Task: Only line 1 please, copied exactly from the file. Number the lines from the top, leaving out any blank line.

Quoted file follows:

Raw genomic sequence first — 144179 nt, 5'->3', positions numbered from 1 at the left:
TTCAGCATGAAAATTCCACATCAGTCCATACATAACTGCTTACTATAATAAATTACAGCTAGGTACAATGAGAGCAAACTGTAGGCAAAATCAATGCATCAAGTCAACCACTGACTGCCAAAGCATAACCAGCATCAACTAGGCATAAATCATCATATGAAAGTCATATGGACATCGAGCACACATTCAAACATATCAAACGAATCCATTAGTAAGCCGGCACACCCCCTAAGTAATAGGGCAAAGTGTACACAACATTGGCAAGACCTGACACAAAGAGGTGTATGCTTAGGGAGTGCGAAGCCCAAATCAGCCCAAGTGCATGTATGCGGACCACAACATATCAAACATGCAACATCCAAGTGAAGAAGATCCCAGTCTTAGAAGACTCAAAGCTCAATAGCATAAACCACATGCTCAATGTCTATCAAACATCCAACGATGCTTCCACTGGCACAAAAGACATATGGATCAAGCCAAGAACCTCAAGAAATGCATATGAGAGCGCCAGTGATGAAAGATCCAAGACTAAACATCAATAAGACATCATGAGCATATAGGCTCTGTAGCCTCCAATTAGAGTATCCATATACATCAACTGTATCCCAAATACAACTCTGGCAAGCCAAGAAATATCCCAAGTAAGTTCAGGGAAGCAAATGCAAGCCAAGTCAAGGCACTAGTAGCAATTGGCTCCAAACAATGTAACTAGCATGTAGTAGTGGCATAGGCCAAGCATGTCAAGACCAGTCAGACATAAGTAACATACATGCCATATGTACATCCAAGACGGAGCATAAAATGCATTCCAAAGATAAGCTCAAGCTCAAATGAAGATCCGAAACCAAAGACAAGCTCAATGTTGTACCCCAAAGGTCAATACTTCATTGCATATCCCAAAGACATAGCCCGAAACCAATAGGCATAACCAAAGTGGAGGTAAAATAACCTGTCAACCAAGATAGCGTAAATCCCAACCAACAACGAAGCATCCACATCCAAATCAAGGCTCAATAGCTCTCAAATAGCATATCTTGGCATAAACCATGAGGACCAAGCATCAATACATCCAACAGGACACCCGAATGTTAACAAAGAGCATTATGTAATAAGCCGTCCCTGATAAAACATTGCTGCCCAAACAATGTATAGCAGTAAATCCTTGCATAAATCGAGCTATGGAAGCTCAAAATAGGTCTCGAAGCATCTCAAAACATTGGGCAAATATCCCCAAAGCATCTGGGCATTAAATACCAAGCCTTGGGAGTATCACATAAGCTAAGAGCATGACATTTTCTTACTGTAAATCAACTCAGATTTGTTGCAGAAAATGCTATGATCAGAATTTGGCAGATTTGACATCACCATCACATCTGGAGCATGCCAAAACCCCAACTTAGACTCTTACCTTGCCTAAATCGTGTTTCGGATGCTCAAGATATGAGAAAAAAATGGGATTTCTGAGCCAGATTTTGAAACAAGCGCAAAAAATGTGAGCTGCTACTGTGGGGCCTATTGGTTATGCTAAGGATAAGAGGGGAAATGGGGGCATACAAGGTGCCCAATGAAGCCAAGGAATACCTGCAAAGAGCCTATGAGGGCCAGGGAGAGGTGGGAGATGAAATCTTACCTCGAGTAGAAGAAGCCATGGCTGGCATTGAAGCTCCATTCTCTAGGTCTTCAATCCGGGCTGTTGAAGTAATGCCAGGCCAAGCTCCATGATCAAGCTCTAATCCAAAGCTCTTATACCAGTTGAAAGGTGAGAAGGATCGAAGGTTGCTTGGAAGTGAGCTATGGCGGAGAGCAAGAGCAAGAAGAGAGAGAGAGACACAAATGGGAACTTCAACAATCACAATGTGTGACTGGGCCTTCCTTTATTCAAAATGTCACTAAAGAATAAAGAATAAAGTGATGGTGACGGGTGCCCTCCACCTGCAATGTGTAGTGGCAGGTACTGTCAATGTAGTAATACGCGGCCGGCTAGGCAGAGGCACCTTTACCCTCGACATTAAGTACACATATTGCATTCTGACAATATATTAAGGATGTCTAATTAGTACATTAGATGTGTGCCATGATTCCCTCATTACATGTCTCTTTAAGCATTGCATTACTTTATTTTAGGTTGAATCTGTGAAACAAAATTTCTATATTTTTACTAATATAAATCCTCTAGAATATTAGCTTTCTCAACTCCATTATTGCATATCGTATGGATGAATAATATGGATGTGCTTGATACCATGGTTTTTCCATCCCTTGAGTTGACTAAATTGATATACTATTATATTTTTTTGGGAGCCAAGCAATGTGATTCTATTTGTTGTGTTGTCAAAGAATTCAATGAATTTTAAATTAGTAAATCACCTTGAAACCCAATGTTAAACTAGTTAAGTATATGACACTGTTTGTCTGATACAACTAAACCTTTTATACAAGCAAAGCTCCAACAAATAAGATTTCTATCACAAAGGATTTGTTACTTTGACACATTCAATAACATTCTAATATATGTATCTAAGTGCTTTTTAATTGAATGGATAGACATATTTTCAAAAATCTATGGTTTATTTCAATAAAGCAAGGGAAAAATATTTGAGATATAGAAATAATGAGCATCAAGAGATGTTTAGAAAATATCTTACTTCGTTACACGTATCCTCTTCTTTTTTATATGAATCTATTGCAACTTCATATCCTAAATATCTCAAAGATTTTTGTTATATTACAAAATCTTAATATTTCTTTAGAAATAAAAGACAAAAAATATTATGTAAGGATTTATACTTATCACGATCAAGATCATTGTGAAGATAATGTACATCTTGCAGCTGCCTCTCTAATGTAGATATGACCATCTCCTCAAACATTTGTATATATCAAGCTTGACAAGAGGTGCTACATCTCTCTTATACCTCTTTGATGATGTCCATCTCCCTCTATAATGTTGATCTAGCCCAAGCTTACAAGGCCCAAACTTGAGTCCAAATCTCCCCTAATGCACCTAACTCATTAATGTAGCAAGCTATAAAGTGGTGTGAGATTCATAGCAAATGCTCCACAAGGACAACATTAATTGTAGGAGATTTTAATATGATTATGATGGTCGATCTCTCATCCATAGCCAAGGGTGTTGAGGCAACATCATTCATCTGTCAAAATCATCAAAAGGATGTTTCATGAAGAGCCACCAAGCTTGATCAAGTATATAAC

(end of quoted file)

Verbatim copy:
Raw genomic sequence first — 144179 nt, 5'->3', positions numbered from 1 at the left: